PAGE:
If great novels can teach us much about love and loss, then what of profit and loss?
Shortlist has mined bestsellers and literary classics for entrepreneurial wisdom and it transpires that the world of commerce has indeed exercised the minds of history's finest scribes.
If great novels construct a narrative from the great preoccupations of man (and woman), then it stands to reason that business - the ultimate determiner of wealth and occupier of the greatest proportion of an entrepreneur's waking hours - should figure prominently.
Terry Pratchett, whose paradox-driven humour follows in the noble tradition of Joseph Heller and Douglas Adams, encapsulates the contradiction at the heart of entrepreneurs in the novel Equal Rites: "It is well known that a vital ingredient of success is not knowing that what you're attempting can't be done."
Indeed. In essence, it is their naivety, their sheer bloody-mindedness in the face of overwhelming evidence that their idea cannot possibly succeed, that drives entrepreneurs to - well, succeed.
Annual income twenty pounds, annual expenditure nineteen six, result happiness. Annual income twenty pounds, annual expenditure twenty pound ought and six, result misery
Mr Micawber expounds his life philisophy in Charles Dickens' David Copperfield
Entrepreneurs labour in the face of unfavourable odds as they recognise that "the merit of all things lies in their difficulty", as Alexandre Dumas wrote in The Three Musketeers. This advice should resonate with anyone who has toiled through a business's formative stages, perhaps alone and often fruitlessly, for a toehold in a marketplace with bigger, more established competitors.
Meeting such an onerous challenge is naturally very time-consuming, so it's easy to get mired in the day-to-day slog to the detriment of calm, strategic reflection.
But, as Victor Hugo's Les Miserables counsels, taking a step back to take assess the big picture, is not an optional extra to your regular tasks, but a worthy, essential task in itself. "A man is not idle because he is absorbed in thought. There is visible labour and there is invisible labour."
And if there is no shame in delegating the minutiae to ruminate on long-term strategy, neither is their shame in failure, as all true entreprneurs recognise. Far from branding the architect of the failure a failure themselves, a failed venture actually makes them stronger, a truism Professor Abraham Van Helsing from Dracula would understand.
"Learn from failure"
"Nothing is too small," he tells Dr John Seward in Bram Stoker's horror classic. "I counsel you, put down in record even your doubts and surmises. Hereafter it may be of interest to you to see how true you guess. We learn from failure, not from success!"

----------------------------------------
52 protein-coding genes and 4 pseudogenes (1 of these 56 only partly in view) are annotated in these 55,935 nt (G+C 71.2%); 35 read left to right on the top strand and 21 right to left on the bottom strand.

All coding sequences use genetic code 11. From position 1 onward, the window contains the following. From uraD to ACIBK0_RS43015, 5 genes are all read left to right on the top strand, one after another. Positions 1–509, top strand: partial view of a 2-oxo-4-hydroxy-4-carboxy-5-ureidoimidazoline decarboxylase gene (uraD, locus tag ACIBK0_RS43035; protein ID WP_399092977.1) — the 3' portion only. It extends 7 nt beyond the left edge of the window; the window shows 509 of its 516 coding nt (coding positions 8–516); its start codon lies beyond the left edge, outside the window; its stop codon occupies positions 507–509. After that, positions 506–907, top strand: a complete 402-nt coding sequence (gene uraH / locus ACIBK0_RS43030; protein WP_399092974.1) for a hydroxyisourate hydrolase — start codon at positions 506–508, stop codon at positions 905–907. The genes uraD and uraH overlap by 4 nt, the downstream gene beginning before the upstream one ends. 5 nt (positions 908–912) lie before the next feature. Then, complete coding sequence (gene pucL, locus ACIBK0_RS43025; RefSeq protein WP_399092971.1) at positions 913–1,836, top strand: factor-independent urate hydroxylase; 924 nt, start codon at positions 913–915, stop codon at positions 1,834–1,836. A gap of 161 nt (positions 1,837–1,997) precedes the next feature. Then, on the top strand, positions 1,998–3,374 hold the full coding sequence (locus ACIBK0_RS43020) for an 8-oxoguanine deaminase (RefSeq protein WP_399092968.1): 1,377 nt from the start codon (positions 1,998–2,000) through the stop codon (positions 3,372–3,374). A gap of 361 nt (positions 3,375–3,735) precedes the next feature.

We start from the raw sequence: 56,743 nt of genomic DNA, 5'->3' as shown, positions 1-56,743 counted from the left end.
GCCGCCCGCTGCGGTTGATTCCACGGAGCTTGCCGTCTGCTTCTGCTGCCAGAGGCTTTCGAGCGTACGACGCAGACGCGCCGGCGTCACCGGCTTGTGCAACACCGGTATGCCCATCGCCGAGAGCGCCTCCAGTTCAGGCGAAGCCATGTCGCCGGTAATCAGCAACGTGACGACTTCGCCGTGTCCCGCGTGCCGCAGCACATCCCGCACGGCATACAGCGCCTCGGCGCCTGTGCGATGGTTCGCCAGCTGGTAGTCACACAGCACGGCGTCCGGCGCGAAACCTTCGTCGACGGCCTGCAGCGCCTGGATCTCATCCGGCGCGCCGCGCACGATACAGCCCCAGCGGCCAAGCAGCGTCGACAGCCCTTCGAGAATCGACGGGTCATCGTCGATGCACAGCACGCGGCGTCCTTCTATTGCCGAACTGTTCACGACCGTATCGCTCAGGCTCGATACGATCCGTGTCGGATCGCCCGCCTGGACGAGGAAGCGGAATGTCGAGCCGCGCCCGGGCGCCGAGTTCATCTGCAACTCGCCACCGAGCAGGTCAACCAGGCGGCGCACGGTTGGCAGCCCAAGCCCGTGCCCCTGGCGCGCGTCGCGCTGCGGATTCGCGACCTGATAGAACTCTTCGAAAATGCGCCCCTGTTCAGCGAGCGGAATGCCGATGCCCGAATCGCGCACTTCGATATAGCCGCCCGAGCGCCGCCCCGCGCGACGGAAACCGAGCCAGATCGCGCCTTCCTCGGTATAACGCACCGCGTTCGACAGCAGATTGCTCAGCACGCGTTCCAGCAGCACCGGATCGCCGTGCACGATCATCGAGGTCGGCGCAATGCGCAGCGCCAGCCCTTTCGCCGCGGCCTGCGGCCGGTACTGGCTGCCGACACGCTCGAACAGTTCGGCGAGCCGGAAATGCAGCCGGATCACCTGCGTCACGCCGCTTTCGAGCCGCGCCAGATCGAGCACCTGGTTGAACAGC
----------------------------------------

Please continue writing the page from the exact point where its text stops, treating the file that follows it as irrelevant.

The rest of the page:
The novels of Charles Dickens have frequently shone a light on the dark underbelly of Victorian industrialists. Long before big business placed corporate social responsibility at the heart of its philosophy, the likes of Oliver Twist and a Christmas Carol potrayed industrialists as cold-hearted, ruthless profiteers.
But profit matters, nonetheless, and the spendthrift Mr Micawber's commonsense financial maxim in David Copperfield crystalises rule number one of the running a business handbook: "Annual income twenty pounds, annual expenditure nineteen six, result happiness. Annual income twenty pounds, annual expenditure twenty pound ought and six, result misery."
Or to repurpose the maxim that encapsulated the founding spirit of the farmyard socialist revolution in George Orwell's Animal Farm for capitalist purposes: "Losses bad, profit good."
Other business wisdom from famous novels (courtesy of Shortlist):
"The busiest people I have known in my life always have time enough to do everything. Those who do nothing are always tired and pay no attention to the little amount of work they are required to do. They complain constantly that the day is too short."
The Pilgrimage, Paulo Coelho
"Happy is the man who can make a living by his hobby!"
Pygmalion, George Bernard Shaw
"You can't stay in your corner of the Forest waiting for others to come to you. You have to go to them sometimes."
Winnie the Pooh, AA Milne
"A person who has not done one half his day's work by ten o'clock, runs a chance of leaving the other half undone."
Wuthering heights, Emily Bronte
"For I consider brains far superior to money in every way. You may have noticed that if one has money without brains, he cannot use it to his advantage; but if one has brains without money, they will enable him to live comfortably to the end of his days."
The Wizard of Oz, L Frank Baum
"Unfortunately most ways of making big money take a long time. By the time one has made the money one is too old to enjoy it."
Goldfinger, Ian Fleming
"It's enough for a man to understand his own business, and not to interfere with other people's. Mine occupies me constantly."
A Christmas Carol, Charles Dickens
"It is everyone's bounden duty to try to get more than they have got already. If you have got two shillin' you try to make it into four shillin' . . . there is no end to it."
Sacred hunger, Barry Unsworth
"I love deadlines. I love the whooshing noise they make as they go by."
The Salmon of Doubt, Douglas Adams
"Making money isn't hard in itself...what's hard is to earn it doing something worth devoting one's life to."
The Shadow of the Wind, Carlos Ruiz Zafón
"It is very vulgar to talk about one's business. Only people like stockbrokers do that, and then merely at dinner parties."
The Importance of being Earnest, Oscar Wilde
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